Ritter: Okay. I assume not everyone on your board and not all of your executives would say, we all agree on what the what the fare should be.
Ritter: What is it? What's the range?
Ritter: Four dollar fare?
Lieber: No, no. What I think our board, I think there's a pretty strong consensus that what we ought to do is if we have to go back to the 4% or 5% increases that we did every two years, so it was like 2% a year just to keep up barely with inflation. That might be appropriate. And, you know, we put it off thanks to Governor Hochul, for a couple of years. But what we don't want to see is a massive fare increase that starts to push people out of the system in terms of affordability, and that's why we're going to Washington, Albany, and City Hall.
Ritter: You know, that some of your critics say, and they've always said since I moved here, they said it. The MTA is a bloated, you know management system. Is it bloated?
Lieber: Well, listen 80% of our costs go to wages, pensions, and health care. It's the labor, it's the workforce that you're paying for. It's the people who drive the buses, who drive the trains, the conductors, the people who clean, the people who do the maintenance on all these vehicles and all these trains, that's what the system costs. Now, with that said, when we work with our unions at the collective bargaining table, we are asking for, we will continue to ask for ways to make us more efficient, that we're delivering the same product for less money, same service for less money. But it's really about paying for labor, and I'm not ashamed of that.
Ritter: And does that mean that, you know, when you talk about possible cuts in service and possible cuts in the in the workforce? That's what you're talking about?
Lieber: But listen, what that is a very important point Bill, which is that when we talk, we talked about, what we don't want to happen and why we're going to the government leaders for solutions is don’t want to cut service. Don't want to raise fares dramatically, and we don't want to lose our workforce because that starts to impact on the quality of service. Remember, 2017, the summer of hell, after the financial crisis, there was a pattern of disinvestment in the MTA. And we stopped maintaining basic systems, this is a trillion dollar asset and needs to be maintained. We paid a price in 2017. We don't want to go back there.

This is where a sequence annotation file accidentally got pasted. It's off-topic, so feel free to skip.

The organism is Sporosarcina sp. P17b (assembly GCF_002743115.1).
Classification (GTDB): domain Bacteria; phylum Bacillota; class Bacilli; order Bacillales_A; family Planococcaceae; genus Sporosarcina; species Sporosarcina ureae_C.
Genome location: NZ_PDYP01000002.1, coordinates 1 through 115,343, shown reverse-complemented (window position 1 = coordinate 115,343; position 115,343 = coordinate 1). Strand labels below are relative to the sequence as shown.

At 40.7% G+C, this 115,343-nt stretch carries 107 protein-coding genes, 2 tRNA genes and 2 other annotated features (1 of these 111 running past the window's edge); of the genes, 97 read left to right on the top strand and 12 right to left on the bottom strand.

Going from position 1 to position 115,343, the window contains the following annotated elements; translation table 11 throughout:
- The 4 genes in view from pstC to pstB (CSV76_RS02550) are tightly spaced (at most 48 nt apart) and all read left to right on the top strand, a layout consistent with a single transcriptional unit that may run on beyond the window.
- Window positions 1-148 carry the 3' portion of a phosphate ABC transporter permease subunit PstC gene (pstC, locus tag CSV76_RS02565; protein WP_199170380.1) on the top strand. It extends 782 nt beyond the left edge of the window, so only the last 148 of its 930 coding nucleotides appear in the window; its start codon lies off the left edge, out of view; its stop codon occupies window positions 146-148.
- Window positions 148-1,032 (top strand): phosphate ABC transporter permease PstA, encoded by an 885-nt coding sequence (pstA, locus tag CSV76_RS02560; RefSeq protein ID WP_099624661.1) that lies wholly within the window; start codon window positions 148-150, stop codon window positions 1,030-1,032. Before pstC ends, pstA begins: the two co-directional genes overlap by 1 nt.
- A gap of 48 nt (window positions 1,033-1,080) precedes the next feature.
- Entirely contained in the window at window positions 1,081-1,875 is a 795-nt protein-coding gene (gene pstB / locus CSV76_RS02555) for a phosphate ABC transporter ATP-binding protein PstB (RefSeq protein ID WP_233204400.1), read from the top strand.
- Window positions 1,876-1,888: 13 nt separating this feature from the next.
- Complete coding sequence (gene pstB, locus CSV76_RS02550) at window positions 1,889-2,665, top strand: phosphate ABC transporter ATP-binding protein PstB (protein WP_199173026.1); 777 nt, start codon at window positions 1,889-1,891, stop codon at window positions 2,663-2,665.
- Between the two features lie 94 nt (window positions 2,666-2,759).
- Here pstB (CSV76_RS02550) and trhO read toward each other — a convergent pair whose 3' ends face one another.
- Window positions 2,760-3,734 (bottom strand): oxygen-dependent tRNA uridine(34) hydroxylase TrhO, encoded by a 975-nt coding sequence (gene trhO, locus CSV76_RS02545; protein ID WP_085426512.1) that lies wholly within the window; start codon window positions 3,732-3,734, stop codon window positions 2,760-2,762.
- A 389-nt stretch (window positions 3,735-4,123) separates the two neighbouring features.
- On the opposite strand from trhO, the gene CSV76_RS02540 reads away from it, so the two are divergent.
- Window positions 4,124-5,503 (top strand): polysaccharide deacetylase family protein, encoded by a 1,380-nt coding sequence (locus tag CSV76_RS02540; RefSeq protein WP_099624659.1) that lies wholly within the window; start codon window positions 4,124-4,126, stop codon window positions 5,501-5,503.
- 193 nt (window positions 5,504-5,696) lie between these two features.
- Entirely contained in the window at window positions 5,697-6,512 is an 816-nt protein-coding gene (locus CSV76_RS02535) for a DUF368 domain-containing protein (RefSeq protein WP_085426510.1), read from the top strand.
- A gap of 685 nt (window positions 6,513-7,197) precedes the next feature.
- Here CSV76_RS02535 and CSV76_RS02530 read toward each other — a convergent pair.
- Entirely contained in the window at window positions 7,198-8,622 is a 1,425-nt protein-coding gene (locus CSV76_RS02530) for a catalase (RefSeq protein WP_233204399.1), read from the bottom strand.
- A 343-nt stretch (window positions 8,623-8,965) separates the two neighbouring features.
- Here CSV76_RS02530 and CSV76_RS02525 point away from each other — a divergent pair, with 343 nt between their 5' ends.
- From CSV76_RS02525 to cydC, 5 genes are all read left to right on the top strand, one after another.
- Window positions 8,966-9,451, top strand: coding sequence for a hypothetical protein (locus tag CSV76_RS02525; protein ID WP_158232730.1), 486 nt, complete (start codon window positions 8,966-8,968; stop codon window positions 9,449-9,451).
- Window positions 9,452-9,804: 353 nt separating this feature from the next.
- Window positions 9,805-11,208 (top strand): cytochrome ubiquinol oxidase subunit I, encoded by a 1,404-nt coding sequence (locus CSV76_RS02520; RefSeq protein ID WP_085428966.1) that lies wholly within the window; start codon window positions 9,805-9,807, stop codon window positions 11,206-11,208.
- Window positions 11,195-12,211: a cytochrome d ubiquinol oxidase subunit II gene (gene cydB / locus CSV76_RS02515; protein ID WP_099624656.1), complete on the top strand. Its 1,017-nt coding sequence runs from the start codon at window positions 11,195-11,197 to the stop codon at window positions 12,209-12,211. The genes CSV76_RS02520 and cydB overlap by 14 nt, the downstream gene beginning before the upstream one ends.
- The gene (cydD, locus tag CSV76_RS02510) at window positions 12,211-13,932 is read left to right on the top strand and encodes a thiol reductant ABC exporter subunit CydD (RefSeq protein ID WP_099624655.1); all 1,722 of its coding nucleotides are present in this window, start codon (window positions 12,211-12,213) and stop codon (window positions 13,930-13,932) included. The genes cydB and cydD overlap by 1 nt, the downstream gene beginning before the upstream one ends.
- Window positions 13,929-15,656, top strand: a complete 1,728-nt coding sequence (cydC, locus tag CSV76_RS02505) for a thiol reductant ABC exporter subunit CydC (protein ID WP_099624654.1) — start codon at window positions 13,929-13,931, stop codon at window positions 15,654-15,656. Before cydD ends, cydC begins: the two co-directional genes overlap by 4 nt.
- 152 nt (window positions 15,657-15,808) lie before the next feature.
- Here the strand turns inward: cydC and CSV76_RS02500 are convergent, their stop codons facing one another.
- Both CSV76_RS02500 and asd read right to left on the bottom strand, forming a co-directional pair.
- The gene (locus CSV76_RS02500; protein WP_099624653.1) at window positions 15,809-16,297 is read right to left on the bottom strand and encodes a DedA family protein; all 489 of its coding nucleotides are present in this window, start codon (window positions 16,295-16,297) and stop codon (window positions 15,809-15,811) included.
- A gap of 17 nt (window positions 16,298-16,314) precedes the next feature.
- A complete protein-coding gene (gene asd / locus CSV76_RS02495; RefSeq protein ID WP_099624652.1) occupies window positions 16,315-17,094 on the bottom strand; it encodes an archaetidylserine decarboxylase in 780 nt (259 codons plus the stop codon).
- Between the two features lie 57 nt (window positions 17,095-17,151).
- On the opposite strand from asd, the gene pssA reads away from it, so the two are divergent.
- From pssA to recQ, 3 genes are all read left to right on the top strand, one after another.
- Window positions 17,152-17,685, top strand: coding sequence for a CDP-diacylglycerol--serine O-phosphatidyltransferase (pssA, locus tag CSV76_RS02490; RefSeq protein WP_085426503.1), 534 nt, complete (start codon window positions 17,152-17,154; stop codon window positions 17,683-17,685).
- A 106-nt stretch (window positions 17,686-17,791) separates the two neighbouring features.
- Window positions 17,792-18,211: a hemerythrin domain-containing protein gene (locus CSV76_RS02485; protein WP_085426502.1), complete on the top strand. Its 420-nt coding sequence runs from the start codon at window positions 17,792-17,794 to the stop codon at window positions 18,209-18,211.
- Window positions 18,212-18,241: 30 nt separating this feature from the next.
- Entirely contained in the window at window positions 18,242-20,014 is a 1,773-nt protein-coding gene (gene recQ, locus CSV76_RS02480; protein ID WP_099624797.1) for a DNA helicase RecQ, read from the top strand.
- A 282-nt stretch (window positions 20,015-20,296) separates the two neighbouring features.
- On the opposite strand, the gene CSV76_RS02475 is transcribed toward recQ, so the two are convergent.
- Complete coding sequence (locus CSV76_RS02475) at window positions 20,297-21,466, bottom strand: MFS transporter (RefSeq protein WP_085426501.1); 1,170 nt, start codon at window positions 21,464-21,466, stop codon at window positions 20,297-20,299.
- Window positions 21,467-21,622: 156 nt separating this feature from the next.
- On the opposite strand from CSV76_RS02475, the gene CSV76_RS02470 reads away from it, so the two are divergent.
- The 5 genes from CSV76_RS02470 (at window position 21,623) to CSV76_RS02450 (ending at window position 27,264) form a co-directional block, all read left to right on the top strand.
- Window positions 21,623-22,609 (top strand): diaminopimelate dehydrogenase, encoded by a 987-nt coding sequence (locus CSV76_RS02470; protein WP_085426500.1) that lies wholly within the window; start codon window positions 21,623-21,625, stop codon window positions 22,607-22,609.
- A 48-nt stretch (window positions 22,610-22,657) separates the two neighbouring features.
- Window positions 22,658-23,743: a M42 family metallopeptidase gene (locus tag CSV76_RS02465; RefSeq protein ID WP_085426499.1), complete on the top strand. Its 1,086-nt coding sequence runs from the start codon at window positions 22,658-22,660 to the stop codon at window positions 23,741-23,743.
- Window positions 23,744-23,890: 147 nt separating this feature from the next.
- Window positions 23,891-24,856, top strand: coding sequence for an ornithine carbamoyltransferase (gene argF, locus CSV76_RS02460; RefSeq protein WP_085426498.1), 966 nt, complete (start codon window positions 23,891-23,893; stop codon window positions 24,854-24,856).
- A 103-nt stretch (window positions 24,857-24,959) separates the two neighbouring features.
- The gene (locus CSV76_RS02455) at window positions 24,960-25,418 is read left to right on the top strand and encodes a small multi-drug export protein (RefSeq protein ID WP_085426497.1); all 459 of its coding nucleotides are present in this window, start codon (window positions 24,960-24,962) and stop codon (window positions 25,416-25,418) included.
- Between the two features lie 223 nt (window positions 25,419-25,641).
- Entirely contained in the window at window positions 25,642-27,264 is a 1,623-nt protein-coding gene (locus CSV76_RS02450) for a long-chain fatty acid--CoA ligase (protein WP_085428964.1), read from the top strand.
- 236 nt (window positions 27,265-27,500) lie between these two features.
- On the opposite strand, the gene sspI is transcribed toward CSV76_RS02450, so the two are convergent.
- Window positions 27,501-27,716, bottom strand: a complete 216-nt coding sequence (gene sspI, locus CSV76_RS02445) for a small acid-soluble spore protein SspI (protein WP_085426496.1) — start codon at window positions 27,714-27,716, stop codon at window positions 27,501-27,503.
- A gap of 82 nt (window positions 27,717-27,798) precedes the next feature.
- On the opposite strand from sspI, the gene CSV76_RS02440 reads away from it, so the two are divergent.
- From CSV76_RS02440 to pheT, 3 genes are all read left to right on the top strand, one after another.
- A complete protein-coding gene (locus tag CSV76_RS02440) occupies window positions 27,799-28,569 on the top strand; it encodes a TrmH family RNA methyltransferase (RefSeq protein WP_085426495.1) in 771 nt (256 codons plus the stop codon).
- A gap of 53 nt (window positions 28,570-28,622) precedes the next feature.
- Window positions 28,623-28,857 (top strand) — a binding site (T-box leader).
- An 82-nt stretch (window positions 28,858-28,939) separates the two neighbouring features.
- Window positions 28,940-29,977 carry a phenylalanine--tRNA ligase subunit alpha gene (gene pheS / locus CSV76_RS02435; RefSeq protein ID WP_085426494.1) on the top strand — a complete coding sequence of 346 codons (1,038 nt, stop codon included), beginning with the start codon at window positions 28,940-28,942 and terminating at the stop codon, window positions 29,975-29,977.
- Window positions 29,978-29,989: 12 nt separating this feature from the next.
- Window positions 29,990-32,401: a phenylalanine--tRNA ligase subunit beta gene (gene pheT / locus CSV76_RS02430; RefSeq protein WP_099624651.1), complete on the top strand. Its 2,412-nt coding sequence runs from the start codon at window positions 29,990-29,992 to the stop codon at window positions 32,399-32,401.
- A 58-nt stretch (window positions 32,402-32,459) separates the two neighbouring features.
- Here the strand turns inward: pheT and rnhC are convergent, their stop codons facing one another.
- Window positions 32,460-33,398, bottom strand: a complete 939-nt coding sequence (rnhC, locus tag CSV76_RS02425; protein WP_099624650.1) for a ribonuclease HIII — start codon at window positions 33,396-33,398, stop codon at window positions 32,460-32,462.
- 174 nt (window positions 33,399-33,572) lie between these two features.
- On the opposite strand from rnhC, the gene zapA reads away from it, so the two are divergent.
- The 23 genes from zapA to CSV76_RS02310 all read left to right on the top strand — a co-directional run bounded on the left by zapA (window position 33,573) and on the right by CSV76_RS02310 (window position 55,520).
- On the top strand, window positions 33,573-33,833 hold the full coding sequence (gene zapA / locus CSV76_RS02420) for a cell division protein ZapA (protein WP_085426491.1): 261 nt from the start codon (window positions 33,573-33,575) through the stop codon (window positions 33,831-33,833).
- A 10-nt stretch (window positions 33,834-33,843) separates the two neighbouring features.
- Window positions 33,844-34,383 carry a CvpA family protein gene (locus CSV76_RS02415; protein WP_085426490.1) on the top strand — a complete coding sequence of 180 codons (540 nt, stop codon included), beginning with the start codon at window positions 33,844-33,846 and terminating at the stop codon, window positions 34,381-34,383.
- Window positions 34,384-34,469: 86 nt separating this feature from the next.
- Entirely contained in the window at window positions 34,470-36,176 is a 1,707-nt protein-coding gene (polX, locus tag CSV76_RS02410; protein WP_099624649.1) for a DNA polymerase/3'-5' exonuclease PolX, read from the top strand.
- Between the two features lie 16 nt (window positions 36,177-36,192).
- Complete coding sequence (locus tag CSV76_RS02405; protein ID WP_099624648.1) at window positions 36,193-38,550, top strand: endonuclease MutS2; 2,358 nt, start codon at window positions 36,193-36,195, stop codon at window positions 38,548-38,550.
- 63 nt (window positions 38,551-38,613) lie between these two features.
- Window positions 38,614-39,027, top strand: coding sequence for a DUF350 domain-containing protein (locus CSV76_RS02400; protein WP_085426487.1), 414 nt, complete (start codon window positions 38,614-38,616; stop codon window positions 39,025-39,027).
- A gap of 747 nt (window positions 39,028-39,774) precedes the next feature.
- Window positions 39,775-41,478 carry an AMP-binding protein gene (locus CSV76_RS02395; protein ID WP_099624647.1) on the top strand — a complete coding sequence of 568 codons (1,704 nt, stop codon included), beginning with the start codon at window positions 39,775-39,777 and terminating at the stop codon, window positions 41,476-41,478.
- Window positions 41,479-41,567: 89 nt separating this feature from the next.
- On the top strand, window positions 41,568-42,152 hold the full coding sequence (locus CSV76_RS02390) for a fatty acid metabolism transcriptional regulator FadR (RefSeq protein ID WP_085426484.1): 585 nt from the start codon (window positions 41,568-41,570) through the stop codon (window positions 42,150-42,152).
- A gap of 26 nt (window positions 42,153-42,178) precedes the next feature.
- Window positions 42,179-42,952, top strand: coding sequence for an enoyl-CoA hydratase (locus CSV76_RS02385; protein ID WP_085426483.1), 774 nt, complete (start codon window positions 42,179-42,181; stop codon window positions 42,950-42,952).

Ritter: We have about 30 seconds left for you to answer this question. You could talk about it for an hour. Fare beaters, half a billion dollars a year in revenue you lose. To be honest, I pull out my MetroCard when I see someone go there, I say hey, you just got your picture taken I'm going to let you in because I don't want you to be a criminal. How big a problem is it and what can you do about it?
Lieber: It is, you’re right. It's a significant problem. It grew during COVID. Maybe there was a sense of like the rules were off during COVID. But the problem grew. $500 million a year is going down the drain to fare beating. So, what I would, number one thing that I want to do is to restore a sense of fairness. We don't want to put anybody in jail, especially kids who make dumb choices sometimes. But the idea that a hard-working New Yorker is swiping as you described and somebody else's going through that fare gate, not fair, makes people feel like suckers. So, we got to redesign the fare system so that gate doesn't continue being the superhighway of fare evasion. And we have to create a more, a better, fairer enforcement system, including making sure that people who really are poor who, you know have discounts on the system. There's a City program called Fair Fares, we want people to use it.
Ritter: Last quick question. How much will fares go up do you think? A year from now you come back on this program?
Lieber: What we said is it a month, this is really up to the Governor, Mayor, and Washington. We propose something that would be like a 5% increase. That to be just, yeah.
Lieber: That's somewhere north of $2.75 to $3.
Ritter: Janno Lieber, thank you, sir, for making your case. We are all depending on it, and it affects everyone.